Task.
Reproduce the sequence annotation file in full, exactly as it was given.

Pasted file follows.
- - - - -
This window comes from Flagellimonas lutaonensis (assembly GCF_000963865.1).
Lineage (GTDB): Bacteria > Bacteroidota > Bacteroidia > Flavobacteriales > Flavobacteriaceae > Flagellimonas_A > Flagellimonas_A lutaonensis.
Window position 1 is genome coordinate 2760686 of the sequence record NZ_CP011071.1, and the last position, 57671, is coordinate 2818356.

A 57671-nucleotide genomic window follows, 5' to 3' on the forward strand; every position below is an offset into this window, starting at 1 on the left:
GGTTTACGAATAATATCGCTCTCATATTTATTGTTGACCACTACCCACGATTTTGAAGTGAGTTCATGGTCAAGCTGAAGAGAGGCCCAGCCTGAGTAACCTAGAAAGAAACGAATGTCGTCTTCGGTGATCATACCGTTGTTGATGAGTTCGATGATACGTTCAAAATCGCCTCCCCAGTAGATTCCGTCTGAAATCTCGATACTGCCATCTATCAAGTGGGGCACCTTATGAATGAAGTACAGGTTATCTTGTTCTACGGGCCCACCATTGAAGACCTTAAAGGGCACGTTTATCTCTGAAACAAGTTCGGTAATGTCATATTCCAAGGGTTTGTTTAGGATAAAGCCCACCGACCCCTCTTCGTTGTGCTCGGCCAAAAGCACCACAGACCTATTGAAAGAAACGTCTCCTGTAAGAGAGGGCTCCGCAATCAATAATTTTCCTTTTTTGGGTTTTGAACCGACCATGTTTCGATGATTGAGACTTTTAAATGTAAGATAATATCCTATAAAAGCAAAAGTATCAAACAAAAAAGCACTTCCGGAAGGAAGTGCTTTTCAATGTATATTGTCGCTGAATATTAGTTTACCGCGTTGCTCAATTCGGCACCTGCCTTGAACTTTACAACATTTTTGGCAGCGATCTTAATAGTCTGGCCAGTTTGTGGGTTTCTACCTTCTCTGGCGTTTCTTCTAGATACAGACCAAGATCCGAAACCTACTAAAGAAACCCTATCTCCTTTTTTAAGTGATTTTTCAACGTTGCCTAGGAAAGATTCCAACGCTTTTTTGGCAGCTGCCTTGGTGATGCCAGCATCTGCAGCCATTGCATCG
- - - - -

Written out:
This window comes from Flagellimonas lutaonensis (assembly GCF_000963865.1).
Lineage (GTDB): Bacteria > Bacteroidota > Bacteroidia > Flavobacteriales > Flavobacteriaceae > Flagellimonas_A > Flagellimonas_A lutaonensis.
Window position 1 is genome coordinate 2760686 of the sequence record NZ_CP011071.1, and the last position, 57671, is coordinate 2818356.

A 57671-nucleotide genomic window follows, 5' to 3' on the forward strand; every position below is an offset into this window, starting at 1 on the left:
GGTTTACGAATAATATCGCTCTCATATTTATTGTTGACCACTACCCACGATTTTGAAGTGAGTTCATGGTCAAGCTGAAGAGAGGCCCAGCCTGAGTAACCTAGAAAGAAACGAATGTCGTCTTCGGTGATCATACCGTTGTTGATGAGTTCGATGATACGTTCAAAATCGCCTCCCCAGTAGATTCCGTCTGAAATCTCGATACTGCCATCTATCAAGTGGGGCACCTTATGAATGAAGTACAGGTTATCTTGTTCTACGGGCCCACCATTGAAGACCTTAAAGGGCACGTTTATCTCTGAAACAAGTTCGGTAATGTCATATTCCAAGGGTTTGTTTAGGATAAAGCCCACCGACCCCTCTTCGTTGTGCTCGGCCAAAAGCACCACAGACCTATTGAAAGAAACGTCTCCTGTAAGAGAGGGCTCCGCAATCAATAATTTTCCTTTTTTGGGTTTTGAACCGACCATGTTTCGATGATTGAGACTTTTAAATGTAAGATAATATCCTATAAAAGCAAAAGTATCAAACAAAAAAGCACTTCCGGAAGGAAGTGCTTTTCAATGTATATTGTCGCTGAATATTAGTTTACCGCGTTGCTCAATTCGGCACCTGCCTTGAACTTTACAACATTTTTGGCAGCGATCTTAATAGTCTGGCCAGTTTGTGGGTTTCTACCTTCTCTGGCGTTTCTTCTAGATACAGACCAAGATCCGAAACCTACTAAAGAAACCCTATCTCCTTTTTTAAGTGATTTTTCAACGTTGCCTAGGAAAGATTCCAACGCTTTTTTGGCAGCTGCCTTGGTGATGCCAGCATCTGCAGCCATTGCATCG